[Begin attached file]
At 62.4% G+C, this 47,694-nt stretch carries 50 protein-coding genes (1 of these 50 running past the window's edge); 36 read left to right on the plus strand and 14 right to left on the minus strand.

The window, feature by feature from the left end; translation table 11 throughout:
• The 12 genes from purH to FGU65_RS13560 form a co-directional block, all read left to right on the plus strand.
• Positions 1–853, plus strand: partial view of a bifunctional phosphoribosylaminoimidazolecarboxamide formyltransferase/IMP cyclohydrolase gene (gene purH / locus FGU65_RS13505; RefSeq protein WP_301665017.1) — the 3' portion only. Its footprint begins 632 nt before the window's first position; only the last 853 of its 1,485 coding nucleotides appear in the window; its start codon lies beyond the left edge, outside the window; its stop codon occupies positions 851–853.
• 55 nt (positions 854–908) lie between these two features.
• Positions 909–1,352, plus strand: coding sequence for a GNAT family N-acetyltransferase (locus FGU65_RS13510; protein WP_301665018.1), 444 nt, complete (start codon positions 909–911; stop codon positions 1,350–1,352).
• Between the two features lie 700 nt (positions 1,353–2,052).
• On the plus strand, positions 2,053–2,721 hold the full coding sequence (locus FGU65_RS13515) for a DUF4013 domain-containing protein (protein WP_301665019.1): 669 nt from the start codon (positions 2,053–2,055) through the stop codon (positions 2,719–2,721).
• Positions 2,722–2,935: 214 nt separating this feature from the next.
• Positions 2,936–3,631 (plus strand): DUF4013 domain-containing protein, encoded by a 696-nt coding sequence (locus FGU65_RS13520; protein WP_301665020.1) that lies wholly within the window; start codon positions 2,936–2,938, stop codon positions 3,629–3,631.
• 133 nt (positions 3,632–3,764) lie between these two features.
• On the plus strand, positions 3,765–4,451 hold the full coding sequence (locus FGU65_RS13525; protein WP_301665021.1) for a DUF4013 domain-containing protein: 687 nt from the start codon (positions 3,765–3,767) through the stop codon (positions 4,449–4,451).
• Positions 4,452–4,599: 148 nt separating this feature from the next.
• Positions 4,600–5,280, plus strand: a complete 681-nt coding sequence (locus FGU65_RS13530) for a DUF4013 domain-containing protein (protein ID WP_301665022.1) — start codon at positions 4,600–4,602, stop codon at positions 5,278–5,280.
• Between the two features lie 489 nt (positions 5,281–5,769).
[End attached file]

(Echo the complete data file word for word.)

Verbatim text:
At 62.4% G+C, this 47,694-nt stretch carries 50 protein-coding genes (1 of these 50 running past the window's edge); 36 read left to right on the plus strand and 14 right to left on the minus strand.

The window, feature by feature from the left end; translation table 11 throughout:
• The 12 genes from purH to FGU65_RS13560 form a co-directional block, all read left to right on the plus strand.
• Positions 1–853, plus strand: partial view of a bifunctional phosphoribosylaminoimidazolecarboxamide formyltransferase/IMP cyclohydrolase gene (gene purH / locus FGU65_RS13505; RefSeq protein WP_301665017.1) — the 3' portion only. Its footprint begins 632 nt before the window's first position; only the last 853 of its 1,485 coding nucleotides appear in the window; its start codon lies beyond the left edge, outside the window; its stop codon occupies positions 851–853.
• 55 nt (positions 854–908) lie between these two features.
• Positions 909–1,352, plus strand: coding sequence for a GNAT family N-acetyltransferase (locus FGU65_RS13510; protein WP_301665018.1), 444 nt, complete (start codon positions 909–911; stop codon positions 1,350–1,352).
• Between the two features lie 700 nt (positions 1,353–2,052).
• On the plus strand, positions 2,053–2,721 hold the full coding sequence (locus FGU65_RS13515) for a DUF4013 domain-containing protein (protein WP_301665019.1): 669 nt from the start codon (positions 2,053–2,055) through the stop codon (positions 2,719–2,721).
• Positions 2,722–2,935: 214 nt separating this feature from the next.
• Positions 2,936–3,631 (plus strand): DUF4013 domain-containing protein, encoded by a 696-nt coding sequence (locus FGU65_RS13520; protein WP_301665020.1) that lies wholly within the window; start codon positions 2,936–2,938, stop codon positions 3,629–3,631.
• 133 nt (positions 3,632–3,764) lie between these two features.
• On the plus strand, positions 3,765–4,451 hold the full coding sequence (locus FGU65_RS13525; protein WP_301665021.1) for a DUF4013 domain-containing protein: 687 nt from the start codon (positions 3,765–3,767) through the stop codon (positions 4,449–4,451).
• Positions 4,452–4,599: 148 nt separating this feature from the next.
• Positions 4,600–5,280, plus strand: a complete 681-nt coding sequence (locus FGU65_RS13530) for a DUF4013 domain-containing protein (protein ID WP_301665022.1) — start codon at positions 4,600–4,602, stop codon at positions 5,278–5,280.
• Between the two features lie 489 nt (positions 5,281–5,769).